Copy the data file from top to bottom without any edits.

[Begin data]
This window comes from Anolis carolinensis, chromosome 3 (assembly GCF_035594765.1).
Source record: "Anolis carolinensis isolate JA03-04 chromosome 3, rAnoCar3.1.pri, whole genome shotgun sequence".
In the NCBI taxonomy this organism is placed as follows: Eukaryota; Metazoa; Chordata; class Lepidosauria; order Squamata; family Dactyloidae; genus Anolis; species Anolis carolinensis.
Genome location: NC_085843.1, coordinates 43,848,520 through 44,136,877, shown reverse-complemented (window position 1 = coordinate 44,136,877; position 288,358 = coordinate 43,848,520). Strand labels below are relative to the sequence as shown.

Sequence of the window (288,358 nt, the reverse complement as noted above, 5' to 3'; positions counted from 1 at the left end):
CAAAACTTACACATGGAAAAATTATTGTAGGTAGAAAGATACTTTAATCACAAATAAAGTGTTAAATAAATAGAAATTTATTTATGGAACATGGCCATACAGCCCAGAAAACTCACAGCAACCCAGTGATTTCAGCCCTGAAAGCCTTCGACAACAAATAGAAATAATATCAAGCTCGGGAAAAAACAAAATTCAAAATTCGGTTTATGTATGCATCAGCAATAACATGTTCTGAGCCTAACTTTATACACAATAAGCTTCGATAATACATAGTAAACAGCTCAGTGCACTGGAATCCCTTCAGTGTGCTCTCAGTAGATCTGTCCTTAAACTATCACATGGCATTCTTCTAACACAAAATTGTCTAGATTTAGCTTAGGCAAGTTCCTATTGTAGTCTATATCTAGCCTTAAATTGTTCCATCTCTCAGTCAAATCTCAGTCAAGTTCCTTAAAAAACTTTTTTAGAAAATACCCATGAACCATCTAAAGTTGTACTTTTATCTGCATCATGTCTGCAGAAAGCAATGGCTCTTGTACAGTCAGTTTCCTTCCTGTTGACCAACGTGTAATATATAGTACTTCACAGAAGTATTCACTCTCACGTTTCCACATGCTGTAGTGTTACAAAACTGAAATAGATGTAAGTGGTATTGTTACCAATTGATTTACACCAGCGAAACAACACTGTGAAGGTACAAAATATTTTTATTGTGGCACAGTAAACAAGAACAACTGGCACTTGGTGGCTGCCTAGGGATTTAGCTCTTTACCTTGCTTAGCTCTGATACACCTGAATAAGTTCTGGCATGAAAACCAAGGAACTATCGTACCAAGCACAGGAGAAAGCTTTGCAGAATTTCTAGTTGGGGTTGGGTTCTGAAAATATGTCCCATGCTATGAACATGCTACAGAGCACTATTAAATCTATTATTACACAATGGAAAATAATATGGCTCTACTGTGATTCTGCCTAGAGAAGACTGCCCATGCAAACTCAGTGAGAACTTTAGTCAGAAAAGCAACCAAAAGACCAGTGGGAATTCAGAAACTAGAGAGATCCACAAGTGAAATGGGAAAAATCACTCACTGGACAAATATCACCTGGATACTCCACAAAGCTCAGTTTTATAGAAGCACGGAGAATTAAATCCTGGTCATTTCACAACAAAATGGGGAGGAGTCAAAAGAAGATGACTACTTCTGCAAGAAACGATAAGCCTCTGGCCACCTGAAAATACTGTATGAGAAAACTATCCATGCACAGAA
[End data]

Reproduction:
This window comes from Anolis carolinensis, chromosome 3 (assembly GCF_035594765.1).
Source record: "Anolis carolinensis isolate JA03-04 chromosome 3, rAnoCar3.1.pri, whole genome shotgun sequence".
In the NCBI taxonomy this organism is placed as follows: Eukaryota; Metazoa; Chordata; class Lepidosauria; order Squamata; family Dactyloidae; genus Anolis; species Anolis carolinensis.
Genome location: NC_085843.1, coordinates 43,848,520 through 44,136,877, shown reverse-complemented (window position 1 = coordinate 44,136,877; position 288,358 = coordinate 43,848,520). Strand labels below are relative to the sequence as shown.

Sequence of the window (288,358 nt, the reverse complement as noted above, 5' to 3'; positions counted from 1 at the left end):
CAAAACTTACACATGGAAAAATTATTGTAGGTAGAAAGATACTTTAATCACAAATAAAGTGTTAAATAAATAGAAATTTATTTATGGAACATGGCCATACAGCCCAGAAAACTCACAGCAACCCAGTGATTTCAGCCCTGAAAGCCTTCGACAACAAATAGAAATAATATCAAGCTCGGGAAAAAACAAAATTCAAAATTCGGTTTATGTATGCATCAGCAATAACATGTTCTGAGCCTAACTTTATACACAATAAGCTTCGATAATACATAGTAAACAGCTCAGTGCACTGGAATCCCTTCAGTGTGCTCTCAGTAGATCTGTCCTTAAACTATCACATGGCATTCTTCTAACACAAAATTGTCTAGATTTAGCTTAGGCAAGTTCCTATTGTAGTCTATATCTAGCCTTAAATTGTTCCATCTCTCAGTCAAATCTCAGTCAAGTTCCTTAAAAAACTTTTTTAGAAAATACCCATGAACCATCTAAAGTTGTACTTTTATCTGCATCATGTCTGCAGAAAGCAATGGCTCTTGTACAGTCAGTTTCCTTCCTGTTGACCAACGTGTAATATATAGTACTTCACAGAAGTATTCACTCTCACGTTTCCACATGCTGTAGTGTTACAAAACTGAAATAGATGTAAGTGGTATTGTTACCAATTGATTTACACCAGCGAAACAACACTGTGAAGGTACAAAATATTTTTATTGTGGCACAGTAAACAAGAACAACTGGCACTTGGTGGCTGCCTAGGGATTTAGCTCTTTACCTTGCTTAGCTCTGATACACCTGAATAAGTTCTGGCATGAAAACCAAGGAACTATCGTACCAAGCACAGGAGAAAGCTTTGCAGAATTTCTAGTTGGGGTTGGGTTCTGAAAATATGTCCCATGCTATGAACATGCTACAGAGCACTATTAAATCTATTATTACACAATGGAAAATAATATGGCTCTACTGTGATTCTGCCTAGAGAAGACTGCCCATGCAAACTCAGTGAGAACTTTAGTCAGAAAAGCAACCAAAAGACCAGTGGGAATTCAGAAACTAGAGAGATCCACAAGTGAAATGGGAAAAATCACTCACTGGACAAATATCACCTGGATACTCCACAAAGCTCAGTTTTATAGAAGCACGGAGAATTAAATCCTGGTCATTTCACAACAAAATGGGGAGGAGTCAAAAGAAGATGACTACTTCTGCAAGAAACGATAAGCCTCTGGCCACCTGAAAATACTGTATGAGAAAACTATCCATGCACAGAA